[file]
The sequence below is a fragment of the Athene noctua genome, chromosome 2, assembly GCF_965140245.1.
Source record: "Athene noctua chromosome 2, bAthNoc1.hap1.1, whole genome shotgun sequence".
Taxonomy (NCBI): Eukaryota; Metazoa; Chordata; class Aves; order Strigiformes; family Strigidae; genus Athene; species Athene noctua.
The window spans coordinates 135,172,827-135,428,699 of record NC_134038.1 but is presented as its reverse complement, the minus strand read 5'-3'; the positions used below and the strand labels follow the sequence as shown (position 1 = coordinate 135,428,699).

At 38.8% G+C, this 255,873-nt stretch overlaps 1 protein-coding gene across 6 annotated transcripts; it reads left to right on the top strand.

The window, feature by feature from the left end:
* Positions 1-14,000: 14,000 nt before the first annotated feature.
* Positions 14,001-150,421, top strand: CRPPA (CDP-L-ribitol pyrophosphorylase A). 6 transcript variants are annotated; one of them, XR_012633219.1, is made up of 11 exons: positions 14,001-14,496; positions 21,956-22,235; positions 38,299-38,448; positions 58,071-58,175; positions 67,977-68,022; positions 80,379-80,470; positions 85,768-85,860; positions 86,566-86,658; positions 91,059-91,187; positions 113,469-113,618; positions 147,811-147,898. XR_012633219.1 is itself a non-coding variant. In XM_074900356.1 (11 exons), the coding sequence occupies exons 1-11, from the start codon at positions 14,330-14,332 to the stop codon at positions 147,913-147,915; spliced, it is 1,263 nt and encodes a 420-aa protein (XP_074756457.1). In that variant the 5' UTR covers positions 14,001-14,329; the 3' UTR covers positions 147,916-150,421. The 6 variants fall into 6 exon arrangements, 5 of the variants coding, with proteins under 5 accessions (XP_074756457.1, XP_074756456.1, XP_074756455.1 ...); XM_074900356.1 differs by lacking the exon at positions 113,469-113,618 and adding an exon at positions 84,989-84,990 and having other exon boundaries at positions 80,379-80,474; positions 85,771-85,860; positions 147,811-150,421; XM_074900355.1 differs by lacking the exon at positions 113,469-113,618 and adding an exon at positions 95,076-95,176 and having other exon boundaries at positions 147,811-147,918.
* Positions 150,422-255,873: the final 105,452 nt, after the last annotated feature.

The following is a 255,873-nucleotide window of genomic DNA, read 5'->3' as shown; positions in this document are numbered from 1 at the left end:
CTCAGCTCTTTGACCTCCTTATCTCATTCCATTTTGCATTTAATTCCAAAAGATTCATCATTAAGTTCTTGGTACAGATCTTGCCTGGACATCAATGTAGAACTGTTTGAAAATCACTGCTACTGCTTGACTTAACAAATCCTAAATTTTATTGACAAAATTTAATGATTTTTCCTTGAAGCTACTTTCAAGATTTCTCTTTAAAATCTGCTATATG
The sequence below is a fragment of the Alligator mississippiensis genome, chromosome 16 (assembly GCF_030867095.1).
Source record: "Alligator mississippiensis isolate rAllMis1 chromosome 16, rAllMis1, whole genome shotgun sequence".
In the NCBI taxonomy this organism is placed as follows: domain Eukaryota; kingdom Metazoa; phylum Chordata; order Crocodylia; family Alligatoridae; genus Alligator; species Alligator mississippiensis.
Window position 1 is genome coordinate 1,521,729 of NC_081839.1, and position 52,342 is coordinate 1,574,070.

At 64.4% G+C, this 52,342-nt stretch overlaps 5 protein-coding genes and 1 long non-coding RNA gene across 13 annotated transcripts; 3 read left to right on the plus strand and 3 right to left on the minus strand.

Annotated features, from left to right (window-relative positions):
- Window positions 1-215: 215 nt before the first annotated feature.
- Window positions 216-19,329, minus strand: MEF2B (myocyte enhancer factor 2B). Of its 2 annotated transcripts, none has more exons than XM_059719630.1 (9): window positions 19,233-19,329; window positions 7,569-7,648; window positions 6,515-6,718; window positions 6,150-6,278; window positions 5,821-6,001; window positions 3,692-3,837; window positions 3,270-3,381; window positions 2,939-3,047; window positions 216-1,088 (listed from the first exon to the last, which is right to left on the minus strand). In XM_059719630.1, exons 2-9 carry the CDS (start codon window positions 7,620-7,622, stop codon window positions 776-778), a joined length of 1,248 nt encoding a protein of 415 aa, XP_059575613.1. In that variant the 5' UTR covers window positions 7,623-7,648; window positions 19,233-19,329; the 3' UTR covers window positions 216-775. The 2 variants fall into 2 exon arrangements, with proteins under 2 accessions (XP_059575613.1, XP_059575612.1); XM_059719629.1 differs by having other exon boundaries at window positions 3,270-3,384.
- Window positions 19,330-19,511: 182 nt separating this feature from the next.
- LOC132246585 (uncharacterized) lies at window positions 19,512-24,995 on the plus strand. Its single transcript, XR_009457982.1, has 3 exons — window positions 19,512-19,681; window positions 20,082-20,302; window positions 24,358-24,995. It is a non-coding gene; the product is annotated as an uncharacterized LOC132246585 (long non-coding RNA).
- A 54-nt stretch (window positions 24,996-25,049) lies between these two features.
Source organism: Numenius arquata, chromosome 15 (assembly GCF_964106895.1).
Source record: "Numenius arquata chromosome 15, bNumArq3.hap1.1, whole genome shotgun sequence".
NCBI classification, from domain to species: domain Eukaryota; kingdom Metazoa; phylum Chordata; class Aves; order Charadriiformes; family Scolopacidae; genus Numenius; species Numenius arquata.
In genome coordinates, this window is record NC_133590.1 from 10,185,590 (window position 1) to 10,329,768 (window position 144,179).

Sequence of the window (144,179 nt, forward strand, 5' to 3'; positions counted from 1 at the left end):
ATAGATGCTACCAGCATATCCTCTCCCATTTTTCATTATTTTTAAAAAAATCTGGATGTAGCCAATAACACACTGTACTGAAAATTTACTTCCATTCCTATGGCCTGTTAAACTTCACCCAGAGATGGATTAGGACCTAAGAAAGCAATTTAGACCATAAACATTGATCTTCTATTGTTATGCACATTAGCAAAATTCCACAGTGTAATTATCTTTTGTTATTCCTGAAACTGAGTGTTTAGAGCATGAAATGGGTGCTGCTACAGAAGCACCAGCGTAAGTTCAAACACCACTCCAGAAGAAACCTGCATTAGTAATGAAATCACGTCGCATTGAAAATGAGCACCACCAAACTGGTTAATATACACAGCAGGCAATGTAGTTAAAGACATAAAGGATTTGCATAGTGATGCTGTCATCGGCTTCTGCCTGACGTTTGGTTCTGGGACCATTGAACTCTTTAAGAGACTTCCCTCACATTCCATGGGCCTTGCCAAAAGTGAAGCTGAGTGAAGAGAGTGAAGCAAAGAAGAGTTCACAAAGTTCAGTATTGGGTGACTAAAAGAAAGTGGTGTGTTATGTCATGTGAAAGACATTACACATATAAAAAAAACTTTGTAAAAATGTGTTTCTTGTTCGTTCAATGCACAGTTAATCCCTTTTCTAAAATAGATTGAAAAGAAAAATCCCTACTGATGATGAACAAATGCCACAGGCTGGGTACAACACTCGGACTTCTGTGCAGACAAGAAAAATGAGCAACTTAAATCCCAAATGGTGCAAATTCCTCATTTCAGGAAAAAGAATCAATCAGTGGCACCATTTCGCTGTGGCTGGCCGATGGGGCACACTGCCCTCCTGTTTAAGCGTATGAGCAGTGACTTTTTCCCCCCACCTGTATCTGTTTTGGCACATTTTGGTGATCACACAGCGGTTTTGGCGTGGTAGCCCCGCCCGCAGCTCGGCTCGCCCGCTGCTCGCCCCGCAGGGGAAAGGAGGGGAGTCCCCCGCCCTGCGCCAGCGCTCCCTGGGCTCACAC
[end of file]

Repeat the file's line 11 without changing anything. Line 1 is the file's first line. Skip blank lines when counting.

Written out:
CTCAGCTCTTTGACCTCCTTATCTCATTCCATTTTGCATTTAATTCCAAAAGATTCATCATTAAGTTCTTGGTACAGATCTTGCCTGGACATCAATGTAGAACTGTTTGAAAATCACTGCTACTGCTTGACTTAACAAATCCTAAATTTTATTGACAAAATTTAATGATTTTTCCTTGAAGCTACTTTCAAGATTTCTCTTTAAAATCTGCTATATG